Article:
Hot Topics in DCAA

Recently, DCAA reminded its auditors that access to contractor employees is a “routine and established audit procedure” which is necessary to comply with GAGAS (Generally Accepted Auditing Standards).  While the initial focus of the guidance to auditors relates to the well-known “floor check” procedure, it also opines that DCAA’s position is that contractors are required to allow access to any employee during any audit who might be a SME (Subject Matter Expert) on contractor processes and procedures, or data provided to the auditor.  DCAA is now focused on this matter because of past criticism by agencies having oversight of its performance.  The Agency’s objective is to ensure auditors have met the GAGAS requirement to “…obtain sufficient evidence to provide a reasonable basis for the conclusion … Continue reading

Adding Value to the Company: Moving to Dismiss Claims Under the Contract Disputes Act for Statute of Limitation Violations

To say that there is a crisis surrounding the closing of government contracts, especially large cost-type contracts held by large government contractors, would certainly not be an understatement. [i]  Closing a contract essentially requires verification that the goods or services have been provided and that final payment has been made to the contractor. Audits are the tools the government uses to support contract closeouts.  However, the government is seemingly taking forever to perform various audits of government contracts.  To illustrate, the Defense Contract Audit Agency, the audit arm of the Department of Defense, had a backlog of 25,000 incurred cost audits at the end of Fiscal Year 2011, some dating as far back as 1996. GAO, Defense Contracting:  DOD Initiative to Address Audit Backlog Shows … Continue reading

FAR 52.216-7, Allowable Cost and Payment (Part 2 of 2)

Applicability: This FAR clause is incorporated in cost reimbursement contracts and Time-and-Materials (T&M) contracts for other than commercial items. For T&M contracts, the clause only applies to the part of the contract that reimburses materials on the basis of actual cost. The clause also includes four alternate versions, whose inclusion was discussed in Part 1 of this two-part series.   Key Requirements: The clause addresses two key areas, (1) interim reimbursement of costs, and (2) determination of final indirect rates. Part 1 of the two part series addressed the interim reimbursement of costs. This Part 2 of our series addresses the determination of final indirect rates. In regards to the determination of final indirect rates, the clause requires the contractor to submit an adequate final … Continue reading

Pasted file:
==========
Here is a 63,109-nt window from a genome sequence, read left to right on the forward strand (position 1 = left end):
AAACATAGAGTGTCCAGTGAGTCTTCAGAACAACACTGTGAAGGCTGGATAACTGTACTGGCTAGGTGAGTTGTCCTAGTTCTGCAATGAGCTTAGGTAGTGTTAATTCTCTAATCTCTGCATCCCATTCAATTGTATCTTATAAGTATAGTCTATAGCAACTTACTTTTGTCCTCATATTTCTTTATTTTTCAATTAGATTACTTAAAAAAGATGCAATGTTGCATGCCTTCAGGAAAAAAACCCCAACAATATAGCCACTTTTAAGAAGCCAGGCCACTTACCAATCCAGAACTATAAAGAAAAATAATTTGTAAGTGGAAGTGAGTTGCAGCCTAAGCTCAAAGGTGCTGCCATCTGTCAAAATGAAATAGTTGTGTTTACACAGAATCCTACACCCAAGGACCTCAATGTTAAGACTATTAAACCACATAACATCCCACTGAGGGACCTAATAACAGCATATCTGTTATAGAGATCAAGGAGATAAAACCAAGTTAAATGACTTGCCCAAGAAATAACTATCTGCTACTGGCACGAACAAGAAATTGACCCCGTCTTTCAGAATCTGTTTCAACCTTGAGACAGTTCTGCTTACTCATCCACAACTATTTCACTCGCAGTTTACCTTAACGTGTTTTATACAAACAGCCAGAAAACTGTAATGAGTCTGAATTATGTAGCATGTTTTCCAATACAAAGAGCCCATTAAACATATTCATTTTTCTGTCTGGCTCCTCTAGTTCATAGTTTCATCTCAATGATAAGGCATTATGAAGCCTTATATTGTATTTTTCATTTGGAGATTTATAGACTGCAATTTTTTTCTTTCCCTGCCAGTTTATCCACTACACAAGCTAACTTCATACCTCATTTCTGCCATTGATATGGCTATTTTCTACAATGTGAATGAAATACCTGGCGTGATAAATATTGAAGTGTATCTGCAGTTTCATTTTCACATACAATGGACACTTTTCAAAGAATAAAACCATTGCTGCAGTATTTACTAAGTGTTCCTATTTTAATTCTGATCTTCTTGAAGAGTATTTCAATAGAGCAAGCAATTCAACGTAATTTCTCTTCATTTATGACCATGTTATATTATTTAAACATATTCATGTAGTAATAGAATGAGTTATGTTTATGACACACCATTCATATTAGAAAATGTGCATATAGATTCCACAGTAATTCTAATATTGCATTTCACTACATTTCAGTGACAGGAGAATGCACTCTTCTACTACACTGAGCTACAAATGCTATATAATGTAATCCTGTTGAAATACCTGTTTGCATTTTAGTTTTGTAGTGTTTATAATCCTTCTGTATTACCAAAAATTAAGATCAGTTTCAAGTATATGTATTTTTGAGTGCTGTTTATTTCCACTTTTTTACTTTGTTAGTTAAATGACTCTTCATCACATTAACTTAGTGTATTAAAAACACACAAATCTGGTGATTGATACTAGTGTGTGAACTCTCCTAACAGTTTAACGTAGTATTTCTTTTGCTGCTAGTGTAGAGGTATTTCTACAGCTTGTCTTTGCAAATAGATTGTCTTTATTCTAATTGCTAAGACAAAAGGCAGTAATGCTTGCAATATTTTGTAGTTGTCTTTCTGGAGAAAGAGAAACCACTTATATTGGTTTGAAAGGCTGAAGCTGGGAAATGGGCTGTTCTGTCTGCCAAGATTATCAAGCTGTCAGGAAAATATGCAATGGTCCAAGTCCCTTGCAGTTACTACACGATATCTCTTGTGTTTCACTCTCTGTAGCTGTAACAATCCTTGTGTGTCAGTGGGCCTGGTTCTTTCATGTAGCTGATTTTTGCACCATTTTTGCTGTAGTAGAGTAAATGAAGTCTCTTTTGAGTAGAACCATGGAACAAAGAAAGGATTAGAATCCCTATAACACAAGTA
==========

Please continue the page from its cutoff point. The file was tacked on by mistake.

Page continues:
FAR 52.216-7, Allowable Cost and Payment (Part 1 of 2)

Applicability: This FAR clause is incorporated in cost reimbursement contracts and Time-and-Materials (T&M) contracts for other than commercial items.  For T&M contracts, the clause only applies to the part of the contract that reimburses materials on the basis of actual cost.  The clause also includes four alternate versions, which are included in contracts as follows (the alternate versions generally provide additional wording regarding the frequency of payments): Alternate I is included in Construction Contracts that also include the clause at FAR 52.237-27, Prompt Payment for Construction Contracts; Alternate II is included if the contract is with an educational institution; Alternate III is included if the contract is with a State or local government; and Alternate IV is included if the contract is with (a) a … Continue reading

GAO Recommends Little Relief to Incurred Cost Submission Backlog